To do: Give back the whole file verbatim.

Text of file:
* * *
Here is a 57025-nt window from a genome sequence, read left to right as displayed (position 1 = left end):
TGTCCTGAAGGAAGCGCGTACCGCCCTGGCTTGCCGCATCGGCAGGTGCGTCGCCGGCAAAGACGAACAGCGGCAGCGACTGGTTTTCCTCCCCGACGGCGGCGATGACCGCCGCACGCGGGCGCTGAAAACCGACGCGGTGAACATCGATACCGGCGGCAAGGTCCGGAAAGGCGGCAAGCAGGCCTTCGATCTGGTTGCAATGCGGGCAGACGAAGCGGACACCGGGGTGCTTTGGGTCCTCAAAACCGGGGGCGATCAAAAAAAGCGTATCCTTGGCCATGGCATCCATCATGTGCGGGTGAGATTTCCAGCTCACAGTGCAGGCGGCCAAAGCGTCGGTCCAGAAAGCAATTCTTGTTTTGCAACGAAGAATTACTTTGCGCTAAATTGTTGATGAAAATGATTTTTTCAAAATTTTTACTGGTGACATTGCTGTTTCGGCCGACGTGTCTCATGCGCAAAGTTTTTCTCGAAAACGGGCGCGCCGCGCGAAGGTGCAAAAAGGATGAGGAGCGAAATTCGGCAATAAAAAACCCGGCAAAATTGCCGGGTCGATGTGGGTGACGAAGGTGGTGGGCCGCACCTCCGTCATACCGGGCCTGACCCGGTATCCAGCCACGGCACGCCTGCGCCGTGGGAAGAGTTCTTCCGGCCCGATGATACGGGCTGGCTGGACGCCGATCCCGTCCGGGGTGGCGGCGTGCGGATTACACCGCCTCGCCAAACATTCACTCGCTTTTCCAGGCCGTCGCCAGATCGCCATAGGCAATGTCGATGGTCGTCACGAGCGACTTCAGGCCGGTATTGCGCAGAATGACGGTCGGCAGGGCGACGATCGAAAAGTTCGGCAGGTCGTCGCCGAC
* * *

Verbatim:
Here is a 57025-nt window from a genome sequence, read left to right as displayed (position 1 = left end):
TGTCCTGAAGGAAGCGCGTACCGCCCTGGCTTGCCGCATCGGCAGGTGCGTCGCCGGCAAAGACGAACAGCGGCAGCGACTGGTTTTCCTCCCCGACGGCGGCGATGACCGCCGCACGCGGGCGCTGAAAACCGACGCGGTGAACATCGATACCGGCGGCAAGGTCCGGAAAGGCGGCAAGCAGGCCTTCGATCTGGTTGCAATGCGGGCAGACGAAGCGGACACCGGGGTGCTTTGGGTCCTCAAAACCGGGGGCGATCAAAAAAAGCGTATCCTTGGCCATGGCATCCATCATGTGCGGGTGAGATTTCCAGCTCACAGTGCAGGCGGCCAAAGCGTCGGTCCAGAAAGCAATTCTTGTTTTGCAACGAAGAATTACTTTGCGCTAAATTGTTGATGAAAATGATTTTTTCAAAATTTTTACTGGTGACATTGCTGTTTCGGCCGACGTGTCTCATGCGCAAAGTTTTTCTCGAAAACGGGCGCGCCGCGCGAAGGTGCAAAAAGGATGAGGAGCGAAATTCGGCAATAAAAAACCCGGCAAAATTGCCGGGTCGATGTGGGTGACGAAGGTGGTGGGCCGCACCTCCGTCATACCGGGCCTGACCCGGTATCCAGCCACGGCACGCCTGCGCCGTGGGAAGAGTTCTTCCGGCCCGATGATACGGGCTGGCTGGACGCCGATCCCGTCCGGGGTGGCGGCGTGCGGATTACACCGCCTCGCCAAACATTCACTCGCTTTTCCAGGCCGTCGCCAGATCGCCATAGGCAATGTCGATGGTCGTCACGAGCGACTTCAGGCCGGTATTGCGCAGAATGACGGTCGGCAGGGCGACGATCGAAAAGTTCGGCAGGTCGTCGCCGAC